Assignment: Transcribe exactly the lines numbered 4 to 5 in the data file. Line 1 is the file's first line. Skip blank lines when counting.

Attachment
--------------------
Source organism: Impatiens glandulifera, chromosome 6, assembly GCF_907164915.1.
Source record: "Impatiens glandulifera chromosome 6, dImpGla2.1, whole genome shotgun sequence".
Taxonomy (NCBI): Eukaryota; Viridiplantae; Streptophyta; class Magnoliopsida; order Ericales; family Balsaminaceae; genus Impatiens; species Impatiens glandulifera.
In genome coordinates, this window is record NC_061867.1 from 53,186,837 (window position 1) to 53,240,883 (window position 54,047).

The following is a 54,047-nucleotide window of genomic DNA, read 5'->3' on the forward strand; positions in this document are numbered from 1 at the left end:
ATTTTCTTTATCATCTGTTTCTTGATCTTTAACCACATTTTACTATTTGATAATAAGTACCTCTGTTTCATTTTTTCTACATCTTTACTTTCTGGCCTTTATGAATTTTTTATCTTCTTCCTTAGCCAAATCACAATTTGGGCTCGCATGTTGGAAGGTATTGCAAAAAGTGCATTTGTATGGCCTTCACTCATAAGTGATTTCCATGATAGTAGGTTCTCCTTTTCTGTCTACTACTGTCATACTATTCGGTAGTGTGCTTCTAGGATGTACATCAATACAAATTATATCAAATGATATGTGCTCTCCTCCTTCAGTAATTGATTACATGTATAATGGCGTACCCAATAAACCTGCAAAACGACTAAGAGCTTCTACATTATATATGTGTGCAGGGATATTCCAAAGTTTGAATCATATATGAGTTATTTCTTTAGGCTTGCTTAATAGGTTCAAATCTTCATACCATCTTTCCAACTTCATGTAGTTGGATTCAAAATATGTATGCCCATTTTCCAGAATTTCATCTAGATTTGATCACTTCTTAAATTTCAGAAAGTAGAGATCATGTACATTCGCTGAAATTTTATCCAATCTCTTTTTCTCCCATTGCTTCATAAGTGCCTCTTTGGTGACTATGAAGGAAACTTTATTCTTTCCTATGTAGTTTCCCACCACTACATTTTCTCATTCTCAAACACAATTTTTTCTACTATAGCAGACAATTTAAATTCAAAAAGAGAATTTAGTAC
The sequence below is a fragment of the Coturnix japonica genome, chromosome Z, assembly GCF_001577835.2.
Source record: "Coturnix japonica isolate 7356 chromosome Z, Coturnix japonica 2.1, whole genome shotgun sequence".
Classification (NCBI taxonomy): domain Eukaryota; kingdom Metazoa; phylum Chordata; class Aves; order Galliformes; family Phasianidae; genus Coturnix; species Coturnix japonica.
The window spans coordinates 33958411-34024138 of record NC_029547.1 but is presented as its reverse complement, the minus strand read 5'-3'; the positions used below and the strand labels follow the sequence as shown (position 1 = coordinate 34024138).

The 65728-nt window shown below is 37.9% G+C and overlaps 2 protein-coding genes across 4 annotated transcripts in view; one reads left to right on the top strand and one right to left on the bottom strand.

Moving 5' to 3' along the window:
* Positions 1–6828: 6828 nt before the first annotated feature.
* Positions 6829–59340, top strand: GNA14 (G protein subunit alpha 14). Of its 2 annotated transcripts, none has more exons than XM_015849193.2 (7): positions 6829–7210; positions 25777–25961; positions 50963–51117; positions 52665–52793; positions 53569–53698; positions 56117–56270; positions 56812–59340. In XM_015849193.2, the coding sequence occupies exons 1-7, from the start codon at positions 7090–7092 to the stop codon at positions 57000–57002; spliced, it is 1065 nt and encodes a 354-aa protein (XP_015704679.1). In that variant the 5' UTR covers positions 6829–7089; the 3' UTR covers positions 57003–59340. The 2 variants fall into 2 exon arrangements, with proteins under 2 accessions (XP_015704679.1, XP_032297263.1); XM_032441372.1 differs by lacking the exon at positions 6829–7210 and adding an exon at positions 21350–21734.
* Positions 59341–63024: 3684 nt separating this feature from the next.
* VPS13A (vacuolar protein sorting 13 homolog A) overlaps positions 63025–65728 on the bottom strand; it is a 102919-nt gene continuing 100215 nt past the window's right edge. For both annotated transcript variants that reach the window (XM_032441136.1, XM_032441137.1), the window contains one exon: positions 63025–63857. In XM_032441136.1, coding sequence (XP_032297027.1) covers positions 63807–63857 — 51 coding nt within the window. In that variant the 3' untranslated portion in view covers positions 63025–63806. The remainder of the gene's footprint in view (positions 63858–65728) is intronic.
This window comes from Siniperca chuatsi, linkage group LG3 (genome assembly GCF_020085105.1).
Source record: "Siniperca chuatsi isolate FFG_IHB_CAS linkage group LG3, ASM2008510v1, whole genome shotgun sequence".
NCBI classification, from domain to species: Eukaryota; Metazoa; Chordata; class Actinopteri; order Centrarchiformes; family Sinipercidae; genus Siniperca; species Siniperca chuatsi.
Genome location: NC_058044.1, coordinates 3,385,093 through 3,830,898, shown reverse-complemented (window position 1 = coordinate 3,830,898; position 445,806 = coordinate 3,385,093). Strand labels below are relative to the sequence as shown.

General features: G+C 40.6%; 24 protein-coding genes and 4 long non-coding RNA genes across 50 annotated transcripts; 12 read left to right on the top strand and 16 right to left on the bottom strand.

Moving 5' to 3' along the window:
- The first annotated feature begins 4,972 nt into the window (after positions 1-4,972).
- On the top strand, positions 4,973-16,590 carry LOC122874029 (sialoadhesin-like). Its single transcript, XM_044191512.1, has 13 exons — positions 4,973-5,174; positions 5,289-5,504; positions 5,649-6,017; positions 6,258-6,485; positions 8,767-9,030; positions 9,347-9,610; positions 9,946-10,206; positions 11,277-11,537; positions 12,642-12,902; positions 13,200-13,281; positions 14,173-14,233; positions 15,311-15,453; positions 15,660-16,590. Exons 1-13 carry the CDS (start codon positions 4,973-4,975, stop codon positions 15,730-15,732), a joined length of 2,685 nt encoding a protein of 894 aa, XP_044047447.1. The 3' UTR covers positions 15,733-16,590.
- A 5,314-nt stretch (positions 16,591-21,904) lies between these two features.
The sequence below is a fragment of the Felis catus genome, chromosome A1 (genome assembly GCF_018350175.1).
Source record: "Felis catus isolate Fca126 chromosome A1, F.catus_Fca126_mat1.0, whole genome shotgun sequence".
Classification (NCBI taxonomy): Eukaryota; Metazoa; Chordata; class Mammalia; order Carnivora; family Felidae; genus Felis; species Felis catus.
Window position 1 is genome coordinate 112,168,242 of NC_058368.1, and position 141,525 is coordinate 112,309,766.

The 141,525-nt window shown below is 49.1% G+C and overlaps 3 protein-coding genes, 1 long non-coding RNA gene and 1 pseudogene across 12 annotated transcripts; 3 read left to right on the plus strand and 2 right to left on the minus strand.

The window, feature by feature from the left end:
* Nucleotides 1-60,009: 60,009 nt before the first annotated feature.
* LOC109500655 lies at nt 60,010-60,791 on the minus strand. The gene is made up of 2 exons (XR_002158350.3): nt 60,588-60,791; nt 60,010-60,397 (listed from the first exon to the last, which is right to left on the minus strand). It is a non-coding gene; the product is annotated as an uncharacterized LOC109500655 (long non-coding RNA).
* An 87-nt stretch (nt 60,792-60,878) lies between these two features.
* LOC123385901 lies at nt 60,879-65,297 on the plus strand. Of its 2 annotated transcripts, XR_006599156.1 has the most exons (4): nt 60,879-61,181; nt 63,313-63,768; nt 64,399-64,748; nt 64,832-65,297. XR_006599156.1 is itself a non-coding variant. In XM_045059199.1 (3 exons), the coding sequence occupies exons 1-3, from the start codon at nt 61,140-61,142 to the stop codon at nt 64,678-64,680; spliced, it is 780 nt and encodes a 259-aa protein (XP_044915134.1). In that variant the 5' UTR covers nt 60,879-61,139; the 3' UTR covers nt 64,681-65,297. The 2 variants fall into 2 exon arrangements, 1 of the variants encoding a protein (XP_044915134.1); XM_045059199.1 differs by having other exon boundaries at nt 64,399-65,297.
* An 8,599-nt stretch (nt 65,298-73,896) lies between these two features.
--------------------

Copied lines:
In genome coordinates, this window is record NC_061867.1 from 53,186,837 (window position 1) to 53,240,883 (window position 54,047).

The following is a 54,047-nucleotide window of genomic DNA, read 5'->3' on the forward strand; positions in this document are numbered from 1 at the left end: